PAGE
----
The Life of Benedict Arnold

Benedict Arnold’s independent thinking and self-interest led to his successful careers and to his act of treason. Benedict Arnold moved from being an orphan to a wealthy business man. He became one of the best generals of his time and also one of the most notorious traitors.

Benedict Arnold was born on January 14, 1741, in Connecticut. Arnold was the sixth Benedict in his important family. The Arnold family was a wealthy family and was one of the older families. One of Benedict’s sisters fell ill to diphtheria after the twelve-year-old Arnold left home. He soon heard that his other sister, Hannah, also had diphtheria. Soon, Hannah recovered, but her sister died. It hit Benedict hard.

But something worse happened to the Arnold family. Benedict’s father, an alcoholic, drained the family’s fortune. In 1759, Benedict’s mother died poor while Benedict was apprenticed by his older cousin, the owner of a successful apothecary business. Two years after Benedict’s mother, his father died.

Benedict Arnold ran away from his cousin and went to Newhaven to start his life over again. He bought a small shop and started to consider becoming a bookseller. Soon, he opened his shop and became a bookseller as well as a druggist. He became one of the most successful businessmen in Newhaven and achieved great wealth. While Arnold was in Newhaven, the population of the town doubled. Arnold’s cousins were surprised at how well he did in business. Arnold was successful in business through independent thinking and sheer will.

After Arnold’s success in business, he settled down in a smaller town. He soon became leader of the local militia. He wore a fancy military uniform when he was with his militia. When the British issued the Stamp Tax on the American colonists, Arnold was against it. In 1775, Benedict Arnold heard about the bloodshed at Lexington and Concord. He went to rally his militia to fight the British.

In 1775, Arnold’s independence drove him to try to capture Fort Ticonderoga without anyone approving of the attack. Arnold went alone. expecting to recruit men along the way. But someone else wanted to take Fort Ticonderoga. Ethan Allen was the head of the Green Mountain Boys. Allen and Arnold couldn’t be more different. While Arnold was dressed in a fancy military uniform, Allen was dressed in rags. While Arnold only drank a little, Allen was getting drunk almost every day. Allen and Arnold crossed paths thirty miles away from Fort Ticonderoga. Arnold expected that he would lead the assault on the Fort, but the Green Mountain Boys said they would only fight for Ethan Allen. Arnold found himself second-in-command.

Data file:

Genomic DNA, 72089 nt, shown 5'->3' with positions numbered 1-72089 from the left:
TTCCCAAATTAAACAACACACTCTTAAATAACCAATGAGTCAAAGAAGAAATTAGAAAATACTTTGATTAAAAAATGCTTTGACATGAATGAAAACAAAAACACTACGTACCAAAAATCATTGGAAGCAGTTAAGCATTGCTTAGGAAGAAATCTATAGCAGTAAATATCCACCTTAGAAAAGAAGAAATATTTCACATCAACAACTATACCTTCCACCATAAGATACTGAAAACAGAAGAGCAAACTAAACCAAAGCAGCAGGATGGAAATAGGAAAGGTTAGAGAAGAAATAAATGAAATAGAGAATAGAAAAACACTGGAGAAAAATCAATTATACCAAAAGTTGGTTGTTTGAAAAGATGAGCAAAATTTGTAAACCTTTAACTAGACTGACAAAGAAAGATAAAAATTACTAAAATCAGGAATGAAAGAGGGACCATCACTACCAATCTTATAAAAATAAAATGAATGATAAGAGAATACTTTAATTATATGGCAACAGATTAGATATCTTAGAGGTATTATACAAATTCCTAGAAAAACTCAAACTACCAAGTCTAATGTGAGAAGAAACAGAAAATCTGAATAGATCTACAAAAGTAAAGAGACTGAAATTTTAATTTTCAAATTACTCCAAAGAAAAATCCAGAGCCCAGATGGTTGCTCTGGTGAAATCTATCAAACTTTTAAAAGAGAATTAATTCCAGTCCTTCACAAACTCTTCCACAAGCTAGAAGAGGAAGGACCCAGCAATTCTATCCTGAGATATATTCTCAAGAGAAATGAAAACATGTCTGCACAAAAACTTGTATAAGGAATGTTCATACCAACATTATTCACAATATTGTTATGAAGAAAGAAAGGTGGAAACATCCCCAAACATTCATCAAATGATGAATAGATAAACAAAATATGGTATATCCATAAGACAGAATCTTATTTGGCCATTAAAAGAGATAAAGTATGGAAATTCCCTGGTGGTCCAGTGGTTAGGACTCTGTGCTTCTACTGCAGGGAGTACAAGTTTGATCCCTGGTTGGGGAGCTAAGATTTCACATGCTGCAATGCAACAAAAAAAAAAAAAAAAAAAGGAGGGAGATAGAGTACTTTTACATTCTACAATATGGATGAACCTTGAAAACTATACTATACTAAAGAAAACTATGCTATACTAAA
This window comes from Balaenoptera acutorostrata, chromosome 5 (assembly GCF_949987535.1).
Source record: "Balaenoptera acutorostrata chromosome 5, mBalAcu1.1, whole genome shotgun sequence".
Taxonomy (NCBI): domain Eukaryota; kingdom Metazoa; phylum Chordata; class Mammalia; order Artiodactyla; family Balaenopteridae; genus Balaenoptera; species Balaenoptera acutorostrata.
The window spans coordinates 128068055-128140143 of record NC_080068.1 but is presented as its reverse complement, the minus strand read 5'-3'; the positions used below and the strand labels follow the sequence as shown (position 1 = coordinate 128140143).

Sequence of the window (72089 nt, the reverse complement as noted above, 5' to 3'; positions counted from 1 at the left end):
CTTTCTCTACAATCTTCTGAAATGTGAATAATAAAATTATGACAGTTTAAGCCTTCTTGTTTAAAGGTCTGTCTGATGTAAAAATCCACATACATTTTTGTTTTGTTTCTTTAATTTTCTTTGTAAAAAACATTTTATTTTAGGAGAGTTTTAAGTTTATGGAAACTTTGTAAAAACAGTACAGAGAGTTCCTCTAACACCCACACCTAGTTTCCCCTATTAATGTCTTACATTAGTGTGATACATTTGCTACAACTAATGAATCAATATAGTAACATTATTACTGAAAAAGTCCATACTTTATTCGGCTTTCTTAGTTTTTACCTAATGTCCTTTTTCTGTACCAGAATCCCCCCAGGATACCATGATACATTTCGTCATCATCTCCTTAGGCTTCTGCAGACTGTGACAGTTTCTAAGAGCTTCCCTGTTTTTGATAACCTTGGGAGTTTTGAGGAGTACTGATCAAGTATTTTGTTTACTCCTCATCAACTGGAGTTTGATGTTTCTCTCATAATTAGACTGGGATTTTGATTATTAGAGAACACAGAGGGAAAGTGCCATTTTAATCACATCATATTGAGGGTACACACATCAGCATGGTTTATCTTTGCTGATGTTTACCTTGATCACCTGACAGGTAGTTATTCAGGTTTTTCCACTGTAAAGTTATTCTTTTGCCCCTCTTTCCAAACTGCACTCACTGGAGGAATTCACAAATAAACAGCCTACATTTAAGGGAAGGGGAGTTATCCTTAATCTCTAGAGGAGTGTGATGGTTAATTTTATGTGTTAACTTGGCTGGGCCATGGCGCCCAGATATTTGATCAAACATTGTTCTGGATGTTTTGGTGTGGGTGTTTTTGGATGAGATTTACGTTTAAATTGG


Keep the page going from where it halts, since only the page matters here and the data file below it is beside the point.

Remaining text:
Allen, Arnold, and 130 men approached Fort Ticonderoga. They found it relatively easy to get in the fort. All they did to take the fort is open the doors. The fifty sleeping redcoats inside were not prepared for an attack. Without firing a shot, Fort Ticonderoga was taken by the rebels. Allen and his men found a whole store of rum and went on a three-day binge. The fort was torn apart and Arnold had to clean up. But the worst part was when Allen wrote his report to Provincial Congress. Allen took all the glory and gave none to Arnold. It was an affront to Arnold’s honor that he would not soon forget.
In 1776, Arnold planned an invasion of Canada. He went to the commander of the Northern American Army, Major General Philip Schuyler. But Schuyler had already been instructed to make a campaign into Canada, and Schuyler was in charge. When Arnold met with Schuyler, Schuyler was surprised. Arnold was perfect for the job. Schuyler was so surprised that he had Arnold lead a thousand men to attack the city of Quebec. Arnold started his attack in the fall. He was accompanied by Daniel Morgan. He was devastated when he heard that Washington’s army had been defeated by General William Howe. Now Arnold wanted to make the British humiliated. But the march was long, and the terrain was rough.

After months of marching, Arnold was ready to attack Quebec. But Philip Schuyler became ill. His replacement was Brigadier General Richard Montgomery. Arnold then found out that Quebec had almost two thousand troops inside of it. He decided that instead of taking Quebec, he would go and join Montgomery and his two thousand that were attacking Montreal. British General Guy Carleton was sure he could hold off the Americans. Montgomery attacked the British with Arnold at his side. The Americans pushed the British back. The British were retreating. Montgomery and his men charged up the hill. He had no idea he was falling into Carleton’s trap. The British charged. Montgomery, just yards away from taking Montreal, was killed. Arnold and the remaining Americans retreated.